My brother and sister-in-law were debating if they should order shots of Jägermeister, even though that didn’t sound particularly Namibian. But, this potent digestif made with 56 herbs and spices is billed as “the house wine” of Joe’s Beerhouse, and given the German influence that endures from the country’s colonial days, it wasn’t really that surprising.
While they were waffling, I was eyeing the menu with much curiosity. I was staring at offerings I had never seen before, anywhere in the world. My appetite increased quickly, teased by what sounded like incredibly delicious choices, but laced with a soupçon of apprehension. Did I really want to consume animals that I was going to be seeing and photographing and marveling at in the wild over the next two weeks? I pivoted back and forth until the waitress arrived.
“I’ll have the butternut soup, zebra loin steak with garlic butter, chips, and a Namibian lager.”
It’s a sentence I never could have imagined uttering. But, then again, I had never been to Windhoek, Namibia, before.
Our dinner recommendation came from our hosts at the wonderful Villa Vista Guesthouse, a pleasant 15-minute stroll away through a quiet residential neighborhood just on the fringes of the heart of the capital city. Joe’s Beerhouse has been a Windhoek institution since 1991, and we knew we were going to be treated to something special as soon as we arrived.
Gravel paths lead you along the maze of indoor and outdoor seating to five distinct sections that strike a pronounced German-African blend, including the very German biergarten with a koi pond. You may be seated at a bench with a long table with miners’ lanterns, next to a brick fireplace, that reminds you of a German beer hall, until you notice the thatched roof above you and the fake rhinoceros head attached to the wall. Or you may feel comfortable in a canvas chair around more intimate circular tables. Or you can belly up to the bar and occupy a barstool, or perhaps a (gratefully) nonfunctioning and disconnected toilet bowl with the lid down. If you’re accustomed to fine linens and crystal glasses at your restaurant, you may need a minute to recover.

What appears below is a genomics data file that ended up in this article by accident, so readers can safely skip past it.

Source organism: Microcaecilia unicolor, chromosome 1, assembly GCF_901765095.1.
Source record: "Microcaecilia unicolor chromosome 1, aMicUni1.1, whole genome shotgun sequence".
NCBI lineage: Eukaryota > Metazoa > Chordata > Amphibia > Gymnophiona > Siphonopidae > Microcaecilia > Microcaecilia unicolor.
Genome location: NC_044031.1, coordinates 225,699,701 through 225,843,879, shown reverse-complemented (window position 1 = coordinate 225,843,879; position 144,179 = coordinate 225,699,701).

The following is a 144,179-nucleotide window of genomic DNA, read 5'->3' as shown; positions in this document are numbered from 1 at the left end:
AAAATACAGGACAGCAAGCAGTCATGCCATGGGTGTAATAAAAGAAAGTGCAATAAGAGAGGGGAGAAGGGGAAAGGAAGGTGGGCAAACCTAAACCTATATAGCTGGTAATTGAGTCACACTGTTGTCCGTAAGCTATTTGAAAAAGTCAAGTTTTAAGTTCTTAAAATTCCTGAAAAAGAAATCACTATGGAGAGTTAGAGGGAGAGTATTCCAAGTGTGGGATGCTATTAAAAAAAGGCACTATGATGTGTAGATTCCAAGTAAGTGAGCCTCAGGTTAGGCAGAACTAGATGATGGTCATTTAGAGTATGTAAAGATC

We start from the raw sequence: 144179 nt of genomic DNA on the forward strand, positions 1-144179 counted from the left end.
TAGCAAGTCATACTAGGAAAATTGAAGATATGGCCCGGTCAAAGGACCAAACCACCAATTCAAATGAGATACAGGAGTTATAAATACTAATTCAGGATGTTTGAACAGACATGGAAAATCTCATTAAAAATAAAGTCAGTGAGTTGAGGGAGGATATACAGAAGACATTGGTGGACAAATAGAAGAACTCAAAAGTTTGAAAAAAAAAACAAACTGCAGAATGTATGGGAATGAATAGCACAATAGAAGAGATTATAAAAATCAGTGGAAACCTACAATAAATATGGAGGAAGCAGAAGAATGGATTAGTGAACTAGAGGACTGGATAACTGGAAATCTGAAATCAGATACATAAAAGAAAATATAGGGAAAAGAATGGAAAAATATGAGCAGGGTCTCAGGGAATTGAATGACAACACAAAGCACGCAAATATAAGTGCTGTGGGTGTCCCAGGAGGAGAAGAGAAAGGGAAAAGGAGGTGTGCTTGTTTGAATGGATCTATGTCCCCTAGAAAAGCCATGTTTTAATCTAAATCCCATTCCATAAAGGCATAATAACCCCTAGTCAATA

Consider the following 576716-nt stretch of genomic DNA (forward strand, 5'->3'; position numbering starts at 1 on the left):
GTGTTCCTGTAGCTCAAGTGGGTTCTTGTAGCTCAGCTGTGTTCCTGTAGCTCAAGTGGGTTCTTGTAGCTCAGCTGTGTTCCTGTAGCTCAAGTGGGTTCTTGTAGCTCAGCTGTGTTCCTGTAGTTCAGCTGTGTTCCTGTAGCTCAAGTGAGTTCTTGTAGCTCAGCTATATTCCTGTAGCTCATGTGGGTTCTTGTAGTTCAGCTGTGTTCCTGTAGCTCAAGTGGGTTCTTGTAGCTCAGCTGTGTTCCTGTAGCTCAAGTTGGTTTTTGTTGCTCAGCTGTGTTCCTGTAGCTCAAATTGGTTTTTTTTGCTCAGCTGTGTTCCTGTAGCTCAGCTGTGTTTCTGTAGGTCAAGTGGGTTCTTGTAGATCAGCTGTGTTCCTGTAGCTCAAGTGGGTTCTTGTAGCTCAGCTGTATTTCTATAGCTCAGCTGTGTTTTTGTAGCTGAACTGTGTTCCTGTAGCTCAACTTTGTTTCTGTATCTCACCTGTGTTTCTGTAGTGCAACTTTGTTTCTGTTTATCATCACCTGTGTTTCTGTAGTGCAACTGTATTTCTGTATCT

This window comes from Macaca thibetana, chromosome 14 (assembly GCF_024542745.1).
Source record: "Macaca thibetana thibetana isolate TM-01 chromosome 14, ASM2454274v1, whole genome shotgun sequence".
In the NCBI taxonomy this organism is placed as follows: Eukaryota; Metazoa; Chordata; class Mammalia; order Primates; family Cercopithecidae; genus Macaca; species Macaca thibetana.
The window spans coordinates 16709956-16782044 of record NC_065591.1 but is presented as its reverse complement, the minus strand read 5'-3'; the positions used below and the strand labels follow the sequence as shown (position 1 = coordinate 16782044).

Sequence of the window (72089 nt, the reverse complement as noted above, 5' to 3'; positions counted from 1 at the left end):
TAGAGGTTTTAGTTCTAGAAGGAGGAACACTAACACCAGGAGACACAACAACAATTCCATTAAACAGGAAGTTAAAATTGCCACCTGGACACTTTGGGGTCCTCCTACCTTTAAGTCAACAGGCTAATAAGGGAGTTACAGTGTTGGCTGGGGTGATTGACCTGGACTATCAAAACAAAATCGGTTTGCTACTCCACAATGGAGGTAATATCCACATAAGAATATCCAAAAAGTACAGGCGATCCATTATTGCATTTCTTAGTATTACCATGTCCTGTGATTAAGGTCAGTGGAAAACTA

No matter where you sit, you’ll be one of 600 people the restaurant can accommodate. And although that sounds like tourist central, it’s not: Joe’s is a favorite with Namibians, too, and everyone blends together seamlessly, aided by the service of a staff of about 110.
All around you, disparate objects hang from the walls and roofs: a congeries of flowerpots, bundt pans, ropes, barrels. A German street sign for Kaiser Wilhelm Strasse is strapped around a palm tree. Sunflowers, empty cans of sauerkraut, skulls of antlered animals, bicycles, a collection of steins, and locally woven baskets contribute to the visual chaos.
Founded by Joachim Gross, a master chef with global experience, from Germany to Asia to the Bahamas, Joe’s Beerhouse has grown over the years, and its new owners have introduced heightened levels of wackiness while always maintaining the high-quality menu.
That menu includes many of the animals we were here in Namibia to see in their native habitat. For instance, after some debate, my brother decided on a combination platter of oryx, springbok, and kudu. If you’re reluctant to try exotic game meat, that’s understandable. But put aside your doubts; this is some of the finest food I’ve ever had in my entire life. And trying unusual food in unusual places is one of the top five things to do in Namibia. If you truly can’t get beyond it, or if you’re a vegetarian, don’t fret: There are plenty of more familiar items, like beef and chicken and oysters, as well as salads and vegetarian entrées for you to choose from, so you’ll still be able to enjoy the uniqueness of this famed eatery without going hungry. And you can put some trepidations aside: Lion, giraffe, and elephant are just a few of the animals that do not appear on the menu.
Getting back to that zebra steak… I did feel more than a little guilty about ordering it. After all, zebras are one of my favorite animals, and I had spent a good deal of time and money planning this trip to Namibia to see them in the wild. And now one was on my plate (and, by the way, it was fantastic — tender, juicy, and not at all gamy). About a week later, I was much relieved to learn that some zebra are raised for consumption. It made that once-in-a-lifetime meal (never to be seen again, no matter where I went in the country) even more satisfying.
It’s this combination of delicious and authentic food, a rustic and casual ambience, and truly amusing and quirky décor that makes Joe’s Beerhouse so unforgettable. In a place where the everyday becomes extraordinary, where bizarre is normal, and where the unexpected completely captivates you, Joe’s Beerhouse is, in many ways, a true microcosm of Namibia itself.
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